7. A drive arrangement according to claim 5, in which braking means are provided whereby, simultaneously with the driving sleeve being moved out of engagement with the clutch connection to the output shaft, the latter is braked to bring it to a halt and to hold it against free rotation, the braking means being constituted by a piston an end portion of which is able to act frictionally against an adjacent surface of a driving member, the arrangement being such that, when air under pressure is admitted to a space so that the actuating rod of the pneumatic ram is moved to displace the driving sleeve away from its positively engaged position, the air under pressure is able to communicate with a cylinder in which said piston is slidable against the force of a return spring.
Description
FIELD OF THE INVENTION

The invention relates to a drive engagement delay device.

There are various instances where the engagement of a drive to an item of machinery results in shock loading due to the inertia of the machinery to be driven. For example, the drive to the impellor of the centrifugal pump of a fire engine is generally effected by the sliding of an internally splined driving sleeve into driving engagement with a splined driving member drivably connected to the impellor, the driving sleeve being permanently connected to a gear driven by a power take off shaft of the vehicle engine. The driving sleeve is generally moved by power means including a pneumatic ram between its operative and inoperative positions. It is found that the inertia of the impellor causes shock loading in the drive to the impellor at the instant in which the driving sleeve is moved to its operative position, this putting undue stress on all of the various elements in the drive train to the impellor and being generally unpleasant for those who are operating the engine. The invention has for its object to provide a drive engagement delay device by means of which this problem can be at least alleviated.

SUMMARY OF THE INVENTION.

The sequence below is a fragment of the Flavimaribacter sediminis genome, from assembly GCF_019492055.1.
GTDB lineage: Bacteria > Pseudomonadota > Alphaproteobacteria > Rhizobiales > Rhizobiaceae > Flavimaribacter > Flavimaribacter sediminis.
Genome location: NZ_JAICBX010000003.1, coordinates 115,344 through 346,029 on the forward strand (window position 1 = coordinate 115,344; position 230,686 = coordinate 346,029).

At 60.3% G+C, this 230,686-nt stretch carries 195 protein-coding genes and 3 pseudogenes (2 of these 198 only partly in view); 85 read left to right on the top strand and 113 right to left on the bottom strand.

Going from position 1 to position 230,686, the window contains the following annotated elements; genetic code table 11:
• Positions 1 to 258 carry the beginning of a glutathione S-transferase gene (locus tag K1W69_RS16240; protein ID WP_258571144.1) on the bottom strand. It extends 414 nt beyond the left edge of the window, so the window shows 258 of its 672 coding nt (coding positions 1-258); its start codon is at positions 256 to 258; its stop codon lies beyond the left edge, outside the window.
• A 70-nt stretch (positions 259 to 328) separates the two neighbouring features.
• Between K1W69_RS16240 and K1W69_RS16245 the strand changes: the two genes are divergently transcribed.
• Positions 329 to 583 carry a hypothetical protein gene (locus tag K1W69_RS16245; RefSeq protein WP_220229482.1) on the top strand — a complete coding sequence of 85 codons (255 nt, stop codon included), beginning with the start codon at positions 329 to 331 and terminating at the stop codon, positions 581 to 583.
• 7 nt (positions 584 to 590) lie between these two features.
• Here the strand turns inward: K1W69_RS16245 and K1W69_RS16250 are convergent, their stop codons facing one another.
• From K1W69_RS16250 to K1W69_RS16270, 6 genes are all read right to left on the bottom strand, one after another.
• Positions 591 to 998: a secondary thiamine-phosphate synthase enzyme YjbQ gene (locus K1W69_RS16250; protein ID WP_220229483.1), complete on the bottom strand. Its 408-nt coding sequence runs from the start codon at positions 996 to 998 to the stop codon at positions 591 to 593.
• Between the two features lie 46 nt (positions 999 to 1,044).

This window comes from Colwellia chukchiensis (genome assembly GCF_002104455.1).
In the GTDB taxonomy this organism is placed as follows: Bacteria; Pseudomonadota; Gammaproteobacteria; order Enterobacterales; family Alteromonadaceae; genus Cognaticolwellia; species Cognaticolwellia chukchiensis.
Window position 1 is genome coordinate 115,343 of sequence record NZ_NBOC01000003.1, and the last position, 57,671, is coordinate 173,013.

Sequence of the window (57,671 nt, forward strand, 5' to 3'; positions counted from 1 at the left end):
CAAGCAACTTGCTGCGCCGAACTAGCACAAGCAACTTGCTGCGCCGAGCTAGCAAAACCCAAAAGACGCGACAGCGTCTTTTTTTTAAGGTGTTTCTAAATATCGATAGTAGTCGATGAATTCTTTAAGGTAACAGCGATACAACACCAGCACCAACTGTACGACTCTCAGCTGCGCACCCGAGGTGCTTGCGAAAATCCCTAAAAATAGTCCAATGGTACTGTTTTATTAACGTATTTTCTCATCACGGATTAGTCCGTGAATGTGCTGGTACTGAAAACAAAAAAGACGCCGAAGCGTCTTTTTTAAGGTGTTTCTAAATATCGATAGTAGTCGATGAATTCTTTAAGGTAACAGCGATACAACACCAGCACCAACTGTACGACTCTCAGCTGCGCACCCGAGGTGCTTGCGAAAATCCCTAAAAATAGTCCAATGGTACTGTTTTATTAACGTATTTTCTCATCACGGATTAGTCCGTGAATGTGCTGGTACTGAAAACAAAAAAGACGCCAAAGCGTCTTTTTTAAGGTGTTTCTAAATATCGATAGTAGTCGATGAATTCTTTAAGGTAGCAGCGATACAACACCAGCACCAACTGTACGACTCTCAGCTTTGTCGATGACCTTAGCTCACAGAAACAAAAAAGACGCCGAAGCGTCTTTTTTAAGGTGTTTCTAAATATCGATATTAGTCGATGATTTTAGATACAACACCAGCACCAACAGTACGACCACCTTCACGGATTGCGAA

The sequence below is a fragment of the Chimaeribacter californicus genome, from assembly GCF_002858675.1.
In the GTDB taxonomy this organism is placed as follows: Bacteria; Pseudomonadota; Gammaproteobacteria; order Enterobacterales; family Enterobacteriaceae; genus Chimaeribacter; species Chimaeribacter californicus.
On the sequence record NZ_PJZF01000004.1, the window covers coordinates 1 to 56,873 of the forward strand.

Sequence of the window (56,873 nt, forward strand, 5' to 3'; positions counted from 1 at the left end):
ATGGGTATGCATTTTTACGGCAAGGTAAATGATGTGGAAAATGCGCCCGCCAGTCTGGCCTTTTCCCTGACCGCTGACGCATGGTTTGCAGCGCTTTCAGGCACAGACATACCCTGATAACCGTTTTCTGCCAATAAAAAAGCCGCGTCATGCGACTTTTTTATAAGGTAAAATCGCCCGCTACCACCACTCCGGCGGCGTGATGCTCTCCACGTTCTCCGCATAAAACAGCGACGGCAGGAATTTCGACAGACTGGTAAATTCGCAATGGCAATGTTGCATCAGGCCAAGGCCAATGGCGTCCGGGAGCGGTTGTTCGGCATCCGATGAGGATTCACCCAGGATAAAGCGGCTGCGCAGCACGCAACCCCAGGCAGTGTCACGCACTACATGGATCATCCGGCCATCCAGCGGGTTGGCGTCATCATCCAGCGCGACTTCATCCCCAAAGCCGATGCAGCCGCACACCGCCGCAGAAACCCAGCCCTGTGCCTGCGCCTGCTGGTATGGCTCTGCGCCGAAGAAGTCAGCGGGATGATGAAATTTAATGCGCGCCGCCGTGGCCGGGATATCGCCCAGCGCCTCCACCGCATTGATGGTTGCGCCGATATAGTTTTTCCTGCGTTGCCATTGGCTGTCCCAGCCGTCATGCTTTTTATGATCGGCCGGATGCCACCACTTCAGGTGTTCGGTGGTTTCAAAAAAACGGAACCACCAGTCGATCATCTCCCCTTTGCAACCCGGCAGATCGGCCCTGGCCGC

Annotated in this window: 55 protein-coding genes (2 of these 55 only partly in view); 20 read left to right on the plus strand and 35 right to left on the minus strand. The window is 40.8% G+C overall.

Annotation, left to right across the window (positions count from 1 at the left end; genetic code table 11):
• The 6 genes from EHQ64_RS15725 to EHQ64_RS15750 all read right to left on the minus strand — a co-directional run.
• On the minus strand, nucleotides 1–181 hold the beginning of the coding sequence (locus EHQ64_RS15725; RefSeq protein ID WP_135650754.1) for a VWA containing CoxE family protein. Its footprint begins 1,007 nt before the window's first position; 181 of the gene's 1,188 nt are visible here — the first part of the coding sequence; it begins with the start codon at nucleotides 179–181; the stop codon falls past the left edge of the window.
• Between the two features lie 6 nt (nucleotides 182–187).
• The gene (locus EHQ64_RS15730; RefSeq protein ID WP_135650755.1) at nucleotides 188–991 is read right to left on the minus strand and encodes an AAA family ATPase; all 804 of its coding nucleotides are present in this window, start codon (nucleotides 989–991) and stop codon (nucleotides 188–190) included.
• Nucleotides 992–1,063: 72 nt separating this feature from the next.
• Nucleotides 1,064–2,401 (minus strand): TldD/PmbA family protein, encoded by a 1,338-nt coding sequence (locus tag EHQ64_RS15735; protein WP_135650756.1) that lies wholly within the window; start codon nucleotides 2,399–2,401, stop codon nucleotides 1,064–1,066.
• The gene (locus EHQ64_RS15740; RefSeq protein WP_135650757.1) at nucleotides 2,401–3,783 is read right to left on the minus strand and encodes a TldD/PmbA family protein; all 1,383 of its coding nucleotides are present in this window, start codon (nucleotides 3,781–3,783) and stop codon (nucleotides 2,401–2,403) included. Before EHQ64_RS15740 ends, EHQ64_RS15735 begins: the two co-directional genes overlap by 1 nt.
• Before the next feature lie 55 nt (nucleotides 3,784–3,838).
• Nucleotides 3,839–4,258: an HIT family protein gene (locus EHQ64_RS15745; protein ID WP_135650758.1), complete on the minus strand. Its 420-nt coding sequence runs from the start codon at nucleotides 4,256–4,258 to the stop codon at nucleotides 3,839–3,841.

According to the invention, there is provided a drive arrangement including an engageable and disengageable drive constituted by an axially movable driving sleeve capable of being positively engaged either by a splined connection or a dog toothed clutch connection to an output shaft connected to a driven element, the drive arrangement having a delay device for at least reducing shock loading as the positive connection is established, said delay device including a plurality of friction plates for producing a friction drive to the output shaft as the driving sleeve is moved towards its positively engaged position, the friction drive being sufficient to turn the output shaft but the frictional engagement of at least one of the friction plates with longitudinal slide surfaces of the driving sleeve preventing further movement of said sleeve towards its positively engaged position until the inertia of the output shaft and the connected driven element has been overcome and the frictional resistance to sliding movement of the driving sleeve has become correspondingly reduced. The light loading of the stack of friction plates by the initial movement of the driving sleeve towards its operative position may be effected by a pressure plate acting against an endmost friction plate, said pressure plate being slidably splined within the driving sleeve but provided with a plurality of steel balls which are located in respective radial bores in said pressure plate and urged radially outwards by respective springs, the steel balls in their radially outermost positions engaging shallow depressions formed at the radially inner surfaces of the splines of the driving sleeve, the number of said balls, the strength of the springs urging them radially outwards and the depth of the depressions engaged by said balls, in combination, ensuring that only a pre-determined maximum axial thrust can be applied to the pressure plate by the driving sleeve, this being a pressure sufficient to engage the stack of friction plates adequately to produce the contact pressures acting against the side surfaces of the splines and temporarily arresting the movement of the driving sleeve towards its positively engaged position. Means will preferably be provided for giving added impetus to the driving sleeve as it resumes its sliding movement towards its positively engaged position, said means conveniently being constituted by a series of steel balls which are located in respective radial bores in a splined driving member with which the driving sleeve is permanently engaged, said steel balls being acted on by respective springs and being able to react against the ends of undercut slots in the splines of the driving sleeve to produce an axial force on said driving sleeve. An adjustment device will preferably be provided for finely adjusting the initially arrested position of the driving sleeve so that this is just before the position in which the sleeve is given added impetus as it resumes its sliding movement towards its positively engaged position. Such an adjustment device may include a plurality of adjustment screws conical ends of which act against a frusto-conical portion of a reaction plate acted on by the plurality of friction plates, the adjustment of the screws effecting the axial location of the reaction plate.